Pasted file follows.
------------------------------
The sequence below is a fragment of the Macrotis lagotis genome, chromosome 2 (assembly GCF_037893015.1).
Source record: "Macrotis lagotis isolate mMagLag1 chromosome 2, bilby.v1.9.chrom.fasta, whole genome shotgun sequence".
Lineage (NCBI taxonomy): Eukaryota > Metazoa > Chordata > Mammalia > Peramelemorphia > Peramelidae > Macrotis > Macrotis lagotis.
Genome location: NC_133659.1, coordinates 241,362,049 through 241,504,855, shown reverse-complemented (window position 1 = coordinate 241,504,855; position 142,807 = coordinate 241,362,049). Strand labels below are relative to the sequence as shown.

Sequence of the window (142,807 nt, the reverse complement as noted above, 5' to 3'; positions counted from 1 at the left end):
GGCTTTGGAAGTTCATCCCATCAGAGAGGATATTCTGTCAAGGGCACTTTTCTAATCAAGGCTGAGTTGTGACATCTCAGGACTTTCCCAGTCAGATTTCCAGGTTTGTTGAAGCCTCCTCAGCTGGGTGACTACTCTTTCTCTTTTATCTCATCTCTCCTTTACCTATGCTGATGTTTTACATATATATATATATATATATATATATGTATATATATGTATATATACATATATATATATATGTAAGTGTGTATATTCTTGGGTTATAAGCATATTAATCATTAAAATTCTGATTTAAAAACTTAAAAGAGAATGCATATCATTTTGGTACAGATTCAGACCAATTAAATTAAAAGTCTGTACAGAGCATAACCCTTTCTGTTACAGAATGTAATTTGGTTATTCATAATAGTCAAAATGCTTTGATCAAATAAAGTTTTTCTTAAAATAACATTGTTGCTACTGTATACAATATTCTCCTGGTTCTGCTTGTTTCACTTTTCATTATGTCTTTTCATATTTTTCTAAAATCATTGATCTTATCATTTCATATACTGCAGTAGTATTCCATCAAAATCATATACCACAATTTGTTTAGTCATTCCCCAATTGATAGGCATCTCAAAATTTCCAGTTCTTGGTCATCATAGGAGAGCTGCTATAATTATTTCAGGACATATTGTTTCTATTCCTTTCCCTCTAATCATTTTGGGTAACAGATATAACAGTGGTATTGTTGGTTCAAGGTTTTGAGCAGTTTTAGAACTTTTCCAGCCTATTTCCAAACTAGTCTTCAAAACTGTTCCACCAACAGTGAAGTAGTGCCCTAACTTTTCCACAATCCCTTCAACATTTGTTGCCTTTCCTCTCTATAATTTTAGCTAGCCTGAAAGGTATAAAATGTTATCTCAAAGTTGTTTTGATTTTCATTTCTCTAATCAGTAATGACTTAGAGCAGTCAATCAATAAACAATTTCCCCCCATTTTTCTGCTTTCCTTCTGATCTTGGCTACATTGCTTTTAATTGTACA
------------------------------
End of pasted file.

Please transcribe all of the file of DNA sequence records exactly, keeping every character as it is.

The sequence below is a fragment of the Macrotis lagotis genome, chromosome 2 (assembly GCF_037893015.1).
Source record: "Macrotis lagotis isolate mMagLag1 chromosome 2, bilby.v1.9.chrom.fasta, whole genome shotgun sequence".
Lineage (NCBI taxonomy): Eukaryota > Metazoa > Chordata > Mammalia > Peramelemorphia > Peramelidae > Macrotis > Macrotis lagotis.
Genome location: NC_133659.1, coordinates 241,362,049 through 241,504,855, shown reverse-complemented (window position 1 = coordinate 241,504,855; position 142,807 = coordinate 241,362,049). Strand labels below are relative to the sequence as shown.

Sequence of the window (142,807 nt, the reverse complement as noted above, 5' to 3'; positions counted from 1 at the left end):
GGCTTTGGAAGTTCATCCCATCAGAGAGGATATTCTGTCAAGGGCACTTTTCTAATCAAGGCTGAGTTGTGACATCTCAGGACTTTCCCAGTCAGATTTCCAGGTTTGTTGAAGCCTCCTCAGCTGGGTGACTACTCTTTCTCTTTTATCTCATCTCTCCTTTACCTATGCTGATGTTTTACATATATATATATATATATATATATATGTATATATATGTATATATACATATATATATATATGTAAGTGTGTATATTCTTGGGTTATAAGCATATTAATCATTAAAATTCTGATTTAAAAACTTAAAAGAGAATGCATATCATTTTGGTACAGATTCAGACCAATTAAATTAAAAGTCTGTACAGAGCATAACCCTTTCTGTTACAGAATGTAATTTGGTTATTCATAATAGTCAAAATGCTTTGATCAAATAAAGTTTTTCTTAAAATAACATTGTTGCTACTGTATACAATATTCTCCTGGTTCTGCTTGTTTCACTTTTCATTATGTCTTTTCATATTTTTCTAAAATCATTGATCTTATCATTTCATATACTGCAGTAGTATTCCATCAAAATCATATACCACAATTTGTTTAGTCATTCCCCAATTGATAGGCATCTCAAAATTTCCAGTTCTTGGTCATCATAGGAGAGCTGCTATAATTATTTCAGGACATATTGTTTCTATTCCTTTCCCTCTAATCATTTTGGGTAACAGATATAACAGTGGTATTGTTGGTTCAAGGTTTTGAGCAGTTTTAGAACTTTTCCAGCCTATTTCCAAACTAGTCTTCAAAACTGTTCCACCAACAGTGAAGTAGTGCCCTAACTTTTCCACAATCCCTTCAACATTTGTTGCCTTTCCTCTCTATAATTTTAGCTAGCCTGAAAGGTATAAAATGTTATCTCAAAGTTGTTTTGATTTTCATTTCTCTAATCAGTAATGACTTAGAGCAGTCAATCAATAAACAATTTCCCCCCATTTTTCTGCTTTCCTTCTGATCTTGGCTACATTGCTTTTAATTGTACA